Pathological guilt

Guilt becomes pathological when it exceeds normal emotional reactions to specific behaviors and begins to negatively affect a person's psychological well-being and daily life in a significant and prolonged way.

Guilt can impact mental health along with other symptoms that indicate the presence of problems that have taken on a pathological nature. The main characteristics of pathological guilt include:

  • pervasiveness: one ends up feeling guilty about everything when guilt extends beyond specific situations and becomes a constant feeling that permeates various aspects of a person's life, regardless of the presence of actual reasons for feeling guilty

  • excessive intensity: the person feels guilt disproportionate to the situation that triggered it. This can include feeling extremely guilty for small mistakes or actions that would not normally have warranted such a reaction

  • psychological avoidance and isolation: the person may begin to think "the guilt is killing me" and avoid social situations or tasks for fear of making mistakes that could cause further guilt, leading to a vicious cycle that can lead to isolation

  • difficulty in forgiving oneself: despite the passage of time or resolution of the situation that triggered the guilt, one struggles to forgive oneself, maintaining a continuous cycle of self-criticism and remorse.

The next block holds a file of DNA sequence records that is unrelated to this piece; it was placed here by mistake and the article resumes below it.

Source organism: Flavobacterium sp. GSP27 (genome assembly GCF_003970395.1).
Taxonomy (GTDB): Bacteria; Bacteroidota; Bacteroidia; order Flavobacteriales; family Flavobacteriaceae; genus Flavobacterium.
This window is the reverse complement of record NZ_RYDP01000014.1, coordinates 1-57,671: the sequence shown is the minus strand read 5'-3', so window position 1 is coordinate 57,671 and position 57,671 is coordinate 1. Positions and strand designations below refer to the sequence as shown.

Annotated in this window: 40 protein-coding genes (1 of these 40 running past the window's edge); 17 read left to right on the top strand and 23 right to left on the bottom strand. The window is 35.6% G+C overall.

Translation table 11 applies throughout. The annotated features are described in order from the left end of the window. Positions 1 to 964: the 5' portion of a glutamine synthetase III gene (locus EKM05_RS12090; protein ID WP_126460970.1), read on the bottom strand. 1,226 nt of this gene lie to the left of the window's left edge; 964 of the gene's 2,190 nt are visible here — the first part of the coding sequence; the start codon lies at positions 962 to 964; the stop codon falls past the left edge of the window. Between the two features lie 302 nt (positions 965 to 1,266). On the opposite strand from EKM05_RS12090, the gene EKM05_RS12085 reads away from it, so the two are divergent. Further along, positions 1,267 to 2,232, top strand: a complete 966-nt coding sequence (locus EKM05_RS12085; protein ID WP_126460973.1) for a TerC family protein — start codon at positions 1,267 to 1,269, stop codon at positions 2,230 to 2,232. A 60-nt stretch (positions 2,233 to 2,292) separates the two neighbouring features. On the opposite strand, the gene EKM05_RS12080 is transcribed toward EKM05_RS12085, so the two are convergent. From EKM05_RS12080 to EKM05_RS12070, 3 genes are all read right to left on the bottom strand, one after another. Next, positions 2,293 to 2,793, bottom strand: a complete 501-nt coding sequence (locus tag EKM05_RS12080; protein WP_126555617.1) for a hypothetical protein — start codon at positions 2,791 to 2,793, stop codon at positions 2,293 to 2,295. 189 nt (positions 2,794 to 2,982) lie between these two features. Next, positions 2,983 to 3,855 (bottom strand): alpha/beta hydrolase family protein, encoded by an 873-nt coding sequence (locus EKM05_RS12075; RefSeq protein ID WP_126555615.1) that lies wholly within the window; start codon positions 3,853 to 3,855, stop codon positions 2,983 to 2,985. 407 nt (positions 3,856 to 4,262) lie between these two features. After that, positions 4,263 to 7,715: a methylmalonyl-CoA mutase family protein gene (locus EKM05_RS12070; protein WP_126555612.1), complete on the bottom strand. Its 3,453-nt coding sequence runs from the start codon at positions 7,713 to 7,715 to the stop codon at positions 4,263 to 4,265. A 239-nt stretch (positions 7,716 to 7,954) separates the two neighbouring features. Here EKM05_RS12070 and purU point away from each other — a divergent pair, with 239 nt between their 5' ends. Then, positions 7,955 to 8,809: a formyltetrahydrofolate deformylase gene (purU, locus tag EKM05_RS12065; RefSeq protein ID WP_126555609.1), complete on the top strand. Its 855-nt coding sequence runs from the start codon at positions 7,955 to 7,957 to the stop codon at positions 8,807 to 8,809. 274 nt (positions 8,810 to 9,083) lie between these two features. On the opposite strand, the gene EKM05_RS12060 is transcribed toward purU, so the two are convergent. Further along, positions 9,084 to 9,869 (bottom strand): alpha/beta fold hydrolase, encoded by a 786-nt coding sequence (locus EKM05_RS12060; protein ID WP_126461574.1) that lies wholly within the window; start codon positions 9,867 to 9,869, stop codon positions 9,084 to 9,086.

Pathological guilt can be the manifestation of numerous mental health problems, including:anxiety disorders, depression, low self-esteem, eating disorders (in some DCAs it is not uncommon to experience guilt after eating) and others.

Guilt, depression and pathological bereavement

Guilt also plays a major role in major depression and pathological bereavement. In this disorder, feelings of guilt are directly linked to negative self-appraisal, unrealistic worries, and rumination.

Guilt, in these cases, negatively impacts self-image and the perception of personal worth. In this sense, people may, on the one hand, interpret numerous daily events as evidence of personal flaws and, on the other hand, feel an excessive sense of responsibility for unpleasant situations.

Guilt and anxiety

Anxiety and guilt, in a person's experience, can feed off each other. Guilt can link to anxiety if a person worries incessantly about the consequences of his or her actions or the possibility of having hurt others.